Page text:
Amethyst Place provides a safe haven
Victoria Worden’s story is the one addiction experts have been warning about for years — the one that shows that the dark spiral from prescription opioid use to illegal heroin abuse can happen to anyone.
“I mean, I lived a normal life with a house and a husband and little girls,” Worden said. “And then I didn’t, you know.”
Drug addiction cost Worden her home, her marriage and, for a while, her kids.
But now she’s been off drugs for 18 months and she’s building everything back up from scratch with the help of a nonprofit that is unique in Kansas City.
Worden lives in Amethyst Place, a horseshoe-shaped complex of brick apartments at 2735A Troost Ave. It’s the only facility in the metro exclusively for women in addiction recovery where they can live long term with their kids while they receive round-the-clock support.
Families accepted into Amethyst Place get case managers and on-site therapy in a supervised, drug-free environment. The women get individual treatment plans and help in getting an education or finding a job. The length of their stay is based on meeting goals they set with staff and case managers, not arbitrary time limits.
But the best feature of the program, Worden said, is that she has her kids with her.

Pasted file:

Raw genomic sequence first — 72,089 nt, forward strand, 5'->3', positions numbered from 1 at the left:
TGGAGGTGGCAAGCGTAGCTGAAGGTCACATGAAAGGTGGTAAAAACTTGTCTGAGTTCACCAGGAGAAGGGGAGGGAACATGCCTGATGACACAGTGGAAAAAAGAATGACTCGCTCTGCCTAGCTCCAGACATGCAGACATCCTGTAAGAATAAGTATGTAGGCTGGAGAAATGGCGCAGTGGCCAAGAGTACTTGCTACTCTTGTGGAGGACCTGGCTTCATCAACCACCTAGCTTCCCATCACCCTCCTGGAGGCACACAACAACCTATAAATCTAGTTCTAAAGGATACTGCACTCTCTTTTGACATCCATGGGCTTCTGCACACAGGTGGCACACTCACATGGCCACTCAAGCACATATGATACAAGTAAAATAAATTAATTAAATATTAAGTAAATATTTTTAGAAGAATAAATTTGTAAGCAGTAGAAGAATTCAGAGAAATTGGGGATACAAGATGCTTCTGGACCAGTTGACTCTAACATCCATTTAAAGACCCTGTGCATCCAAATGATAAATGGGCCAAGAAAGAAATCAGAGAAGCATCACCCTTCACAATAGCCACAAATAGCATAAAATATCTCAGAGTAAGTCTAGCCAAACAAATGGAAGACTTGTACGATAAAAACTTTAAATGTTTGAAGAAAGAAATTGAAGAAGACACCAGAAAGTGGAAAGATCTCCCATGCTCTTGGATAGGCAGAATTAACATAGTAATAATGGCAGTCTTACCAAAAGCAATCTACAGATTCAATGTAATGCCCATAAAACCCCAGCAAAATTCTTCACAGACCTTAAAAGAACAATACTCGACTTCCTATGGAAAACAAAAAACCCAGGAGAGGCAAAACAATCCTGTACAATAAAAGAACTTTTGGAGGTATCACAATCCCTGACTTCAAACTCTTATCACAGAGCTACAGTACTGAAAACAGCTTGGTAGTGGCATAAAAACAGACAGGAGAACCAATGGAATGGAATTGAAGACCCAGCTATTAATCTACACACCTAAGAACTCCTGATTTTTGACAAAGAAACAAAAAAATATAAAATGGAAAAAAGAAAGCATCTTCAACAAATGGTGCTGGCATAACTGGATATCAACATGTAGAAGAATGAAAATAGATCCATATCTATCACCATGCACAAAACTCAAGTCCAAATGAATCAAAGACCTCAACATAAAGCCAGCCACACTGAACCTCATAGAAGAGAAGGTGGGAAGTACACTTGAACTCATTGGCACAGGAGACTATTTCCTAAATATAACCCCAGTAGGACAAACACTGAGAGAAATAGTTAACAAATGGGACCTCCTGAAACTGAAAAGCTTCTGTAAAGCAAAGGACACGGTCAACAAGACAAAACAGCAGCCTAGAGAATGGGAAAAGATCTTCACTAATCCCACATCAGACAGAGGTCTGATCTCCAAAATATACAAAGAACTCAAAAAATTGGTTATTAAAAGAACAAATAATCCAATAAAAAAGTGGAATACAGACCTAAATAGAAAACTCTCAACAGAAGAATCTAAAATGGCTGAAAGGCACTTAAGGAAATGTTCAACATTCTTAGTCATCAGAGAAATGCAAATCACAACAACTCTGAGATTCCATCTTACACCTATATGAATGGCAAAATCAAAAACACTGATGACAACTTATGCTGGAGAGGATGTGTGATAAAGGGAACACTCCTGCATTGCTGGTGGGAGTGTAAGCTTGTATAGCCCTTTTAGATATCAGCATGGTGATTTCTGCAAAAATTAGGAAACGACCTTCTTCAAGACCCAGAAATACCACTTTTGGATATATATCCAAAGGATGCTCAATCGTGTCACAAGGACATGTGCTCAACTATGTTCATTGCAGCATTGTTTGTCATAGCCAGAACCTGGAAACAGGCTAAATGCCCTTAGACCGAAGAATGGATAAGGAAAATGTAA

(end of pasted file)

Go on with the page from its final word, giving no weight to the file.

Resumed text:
“It’s huge,” Worden said. “Because when you don’t have them and you’re trying to get clean, you don’t have a lot to live for.”
The leaders of Amethyst Place say it’s a model that works, with a 60 to 80 percent success rate. But the opioid crisis, on top of substance abuse standbys like alcohol, cocaine and methamphetamine, has made it harder for people to get in.
“I think it’s put a strain on already-stressed resources,” said Elizabeth Glynn, the chair of the Amethyst Place board of directors.
After starting with seven apartments in 2000, Amethyst Place has steadily grown to 38. But executive director Kim Davis said that’s as big as she wants to get. Part of the program’s success, she said, lies with its personal nature: All of the staff and residents know each other.
Instead, Davis and Glynn want to spread the word about Amethyst Place’s model in the hopes that it can be replicated in other parts of the Kansas City area.
Right now, the program takes in people from all over the metro, and the increasing demand has created a waiting list that Davis said stretches three to six months. That’s a lot of time to relapse for someone coming out of detox or inpatient rehab.
“Six months is probably closer to it,” Davis said. “But to give people hope, I always say it could be three months.”